Hall of Fame baseball player Hank Greenberg grew up in the shadow of Yankee Stadium yet never played for his hometown Yankees. Why not?
The Yankees did in fact pursue the young prospect. Paul Krichell, the scout famous for discovering Lou Gehrig, recognized another raw talent in Greenberg and figured — as the New York Giants’ manager John McGraw had famously articulated — that a Jewish star would be a great draw for the city’s large Jewish fan base. In 1920, nearly one third of New York’s population was Jewish.
McGraw thought he had found his coveted gate attraction with slugger Mose Solomon, ballyhooed as the “Rabbi of Swat,” but Solomon lasted only two games in 1923. Five years later, Andy Cohen had a bright rookie season but McGraw became disillusioned with the second baseman’s inconsistency and released him after the 1929 season. But when Hank Greenberg’s father asked the Giants’ manager if he would give his son a tryout, McGraw brushed him off, saying they had already seen Greenberg play in high school games and did not think he would ever amount to a ballplayer.
Krichell had also seen Greenberg play in high school. He had attended a James Monroe High game to watch a pitcher but became fixated on the talents and potential of the big kid playing first base. After Greenberg graduated from high school, Krichell saw him play a game for a semipro team against the House of David and slug three home runs. Krichell promptly offered the 18-year-old $1,000 to sign with the Yankees. Greenberg demurred. His parents wanted him to go to college.
The portly Krichell finagled a dinner invitation at the Greenberg home and upped his offer to an additional $500 for each year Greenberg was in college. That didn’t win over Hank’s parents, but they did like the Yankee scout and his wife enough to invite them back to dinner and even to a weekend party at their summer home in Atlantic Highlands, New Jersey.
Confident his schmoozing had won over the Greenbergs, Krichell brought Hank and his father to the Yankee offices at 42nd Street and 6th Avenue to meet with Yankee general manager Ed Barrow, who offered Hank $7,500 to sign with the team. The Greenbergs said they would think about it.
Not long afterward, Krichell invited Hank to the Yankees’ last regular season game of the 1929 season. With Babe Ruth at bat, the man on deck caught Greenberg’s attention. Lou Gehrig. The 1927 American League Most Valuable Player and the Yankees’ first baseman. Krichell leaned over and said to his young prospect, “He’s all washed up. In a few years, you’ll be the Yankees’ first baseman.”
But the intelligent and street-smart 18-year-old was not so easily duped. He recognized that Gehrig still had a lot of good years left in him. Indeed, the 26-year-old Gehrig was already four years into his 2,130-consecutive game streak that would not end for another nine full seasons. As much as Greenberg liked the thought of himself in pinstripes, he did not want to have to wait in line behind Gehrig.
So he accepted an offer from the Tigers, who had a first baseman Greenberg thought he might more readily succeed, for $9,000. Krichell countered with $10,000, but that did not remove Gehrig from the equation, so Greenberg signed with Detroit, where he became a star from 1933-1946, missing the equivalent of four seasons from 1941-1945 while he served in the military.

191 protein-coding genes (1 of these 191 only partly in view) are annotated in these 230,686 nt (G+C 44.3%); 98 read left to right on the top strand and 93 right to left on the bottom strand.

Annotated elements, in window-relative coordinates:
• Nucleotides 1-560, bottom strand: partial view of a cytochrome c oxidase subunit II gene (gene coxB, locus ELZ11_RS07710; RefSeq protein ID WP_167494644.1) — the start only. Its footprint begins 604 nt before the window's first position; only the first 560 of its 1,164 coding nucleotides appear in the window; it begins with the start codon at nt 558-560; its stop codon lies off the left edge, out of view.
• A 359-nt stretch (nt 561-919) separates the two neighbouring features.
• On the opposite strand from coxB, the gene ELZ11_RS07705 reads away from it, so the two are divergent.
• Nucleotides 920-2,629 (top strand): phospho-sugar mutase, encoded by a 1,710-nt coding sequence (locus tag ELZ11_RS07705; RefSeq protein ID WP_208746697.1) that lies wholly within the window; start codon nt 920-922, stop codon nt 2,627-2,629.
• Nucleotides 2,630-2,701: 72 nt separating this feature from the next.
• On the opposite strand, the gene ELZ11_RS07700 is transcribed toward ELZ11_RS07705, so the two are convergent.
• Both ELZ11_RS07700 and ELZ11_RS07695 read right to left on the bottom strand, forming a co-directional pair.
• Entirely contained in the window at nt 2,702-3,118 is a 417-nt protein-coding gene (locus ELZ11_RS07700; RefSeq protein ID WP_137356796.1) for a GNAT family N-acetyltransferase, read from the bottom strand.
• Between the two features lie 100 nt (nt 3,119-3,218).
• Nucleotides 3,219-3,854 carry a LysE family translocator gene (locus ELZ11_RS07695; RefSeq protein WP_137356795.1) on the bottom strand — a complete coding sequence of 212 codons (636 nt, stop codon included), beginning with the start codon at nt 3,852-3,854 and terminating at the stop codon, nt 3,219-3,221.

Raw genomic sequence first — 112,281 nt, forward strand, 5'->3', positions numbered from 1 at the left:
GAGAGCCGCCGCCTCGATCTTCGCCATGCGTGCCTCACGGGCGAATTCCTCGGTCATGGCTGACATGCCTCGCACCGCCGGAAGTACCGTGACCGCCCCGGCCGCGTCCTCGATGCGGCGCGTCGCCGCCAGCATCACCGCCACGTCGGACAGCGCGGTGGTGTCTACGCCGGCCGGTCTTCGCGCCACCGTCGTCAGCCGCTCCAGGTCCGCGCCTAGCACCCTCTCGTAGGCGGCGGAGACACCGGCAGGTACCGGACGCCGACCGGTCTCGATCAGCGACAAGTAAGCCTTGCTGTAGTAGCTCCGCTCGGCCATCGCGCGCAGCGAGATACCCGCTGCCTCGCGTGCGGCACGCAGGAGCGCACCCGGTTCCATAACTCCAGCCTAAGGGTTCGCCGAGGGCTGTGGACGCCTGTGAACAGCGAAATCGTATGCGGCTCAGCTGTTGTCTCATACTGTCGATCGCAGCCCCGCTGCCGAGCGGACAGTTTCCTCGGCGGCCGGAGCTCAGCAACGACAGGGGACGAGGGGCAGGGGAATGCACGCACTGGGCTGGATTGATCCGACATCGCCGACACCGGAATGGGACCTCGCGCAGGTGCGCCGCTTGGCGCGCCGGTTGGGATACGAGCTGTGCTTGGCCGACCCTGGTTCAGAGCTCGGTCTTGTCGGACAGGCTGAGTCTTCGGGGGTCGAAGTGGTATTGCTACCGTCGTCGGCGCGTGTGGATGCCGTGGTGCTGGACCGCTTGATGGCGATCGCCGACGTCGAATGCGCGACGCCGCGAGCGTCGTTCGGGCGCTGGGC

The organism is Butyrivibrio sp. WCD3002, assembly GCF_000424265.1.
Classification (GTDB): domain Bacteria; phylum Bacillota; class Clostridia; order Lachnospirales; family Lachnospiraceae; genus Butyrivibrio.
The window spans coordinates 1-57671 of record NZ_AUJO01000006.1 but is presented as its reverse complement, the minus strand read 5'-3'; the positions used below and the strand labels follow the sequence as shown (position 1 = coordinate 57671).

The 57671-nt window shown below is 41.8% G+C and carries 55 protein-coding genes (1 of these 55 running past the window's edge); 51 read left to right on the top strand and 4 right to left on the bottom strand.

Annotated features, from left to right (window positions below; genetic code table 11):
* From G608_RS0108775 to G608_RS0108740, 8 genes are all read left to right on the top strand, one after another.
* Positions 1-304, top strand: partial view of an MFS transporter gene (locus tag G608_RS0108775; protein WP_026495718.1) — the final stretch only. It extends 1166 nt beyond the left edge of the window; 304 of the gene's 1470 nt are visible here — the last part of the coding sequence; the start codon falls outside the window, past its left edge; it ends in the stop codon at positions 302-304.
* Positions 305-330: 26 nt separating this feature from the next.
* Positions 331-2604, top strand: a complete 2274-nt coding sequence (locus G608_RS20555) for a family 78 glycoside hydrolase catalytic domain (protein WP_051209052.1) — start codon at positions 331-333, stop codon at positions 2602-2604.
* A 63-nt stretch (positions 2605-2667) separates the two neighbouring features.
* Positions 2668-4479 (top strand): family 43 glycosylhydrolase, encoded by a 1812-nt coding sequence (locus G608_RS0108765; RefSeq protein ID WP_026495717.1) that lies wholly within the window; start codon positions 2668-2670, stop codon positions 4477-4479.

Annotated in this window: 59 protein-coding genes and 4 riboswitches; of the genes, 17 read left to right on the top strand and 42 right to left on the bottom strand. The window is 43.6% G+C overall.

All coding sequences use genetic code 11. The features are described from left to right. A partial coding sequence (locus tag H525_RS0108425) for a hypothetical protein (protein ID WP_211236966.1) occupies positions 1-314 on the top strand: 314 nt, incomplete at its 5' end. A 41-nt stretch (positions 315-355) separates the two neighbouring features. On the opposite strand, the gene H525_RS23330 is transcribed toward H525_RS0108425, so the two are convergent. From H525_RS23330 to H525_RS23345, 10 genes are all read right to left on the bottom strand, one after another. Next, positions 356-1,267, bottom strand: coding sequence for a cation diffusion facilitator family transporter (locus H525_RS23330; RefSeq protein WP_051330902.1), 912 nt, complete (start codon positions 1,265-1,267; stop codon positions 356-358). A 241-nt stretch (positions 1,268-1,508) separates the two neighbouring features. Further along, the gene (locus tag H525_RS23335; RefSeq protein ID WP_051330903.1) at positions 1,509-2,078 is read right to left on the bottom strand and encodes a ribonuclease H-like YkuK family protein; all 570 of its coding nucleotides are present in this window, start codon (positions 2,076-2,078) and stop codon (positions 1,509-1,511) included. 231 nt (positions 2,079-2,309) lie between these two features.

With the Tigers, Greenberg laid the foundation for his eventual induction into the National Baseball Hall of Fame. He won two MVP Awards, led the league in home runs four times–including 1938 when he slugged 58, just two shy of Babe Ruth’s single season record–and in runs batted in four times, including 1937 when he knocked in 183, just one short of Gehrig’s single season American League record.
The Yankees remained interested in Greenberg, even more so after Gehrig’s retirement in early 1939. Trade rumors peppered the newspapers annually. Among other negotiations, the Yankees offered the Tigers $75,000 after the 1945 season, but Tiger owner Walter O. Briggs Sr., who didn’t need the money, got greedy and demanded the ‘45 American League batting champ Snuffy Stirnwiess in exchange for Greenberg, which killed the deal.
Greenberg would have liked to have played for the Bombers in front of his family, friends and dedicated fans like Moe Greengrass, who gave him bagels loaded with lox after Tiger games at Yankee Stadium. Greenberg did have the chance to wear pinstripes once, during a 1943 War Bond benefit game at the Polo Grounds. On leave from the Army Air Corps and without his Tigers’ uniform, he wore a borrowed Yankee uniform for the game.
On the first day of 1947–Greenberg’s 36th birthday–The Sporting News ran an article headlined, “Hank Hints He’d Like to End Career as Yankee.” Alongside the ill-sourced article, the paper ran a photo of Greenberg holding up a Yankee jersey. It made no mention of the fact it was taken nearly three years earlier at the War Bond game.
Incensed by what he publicly declared to be Greenberg’s lack of loyalty but privately motivated to dump Greenberg’s expensive salary (at $75,000 the highest in the major leagues), Briggs waived Greenberg out of the league. He played the final season of his career with the Pittsburgh Pirates.
Too bad that Greenberg never did have the chance to play for his hometown team. Had he, his name would still be mentioned today in conversations about the immortal Yankee greats: Ruth, Gehrig, DiMaggio, Berra and Greenberg.
- This article is adapted from John Rosengren’s biography “Hank Greenberg: The Hero of Heroes.”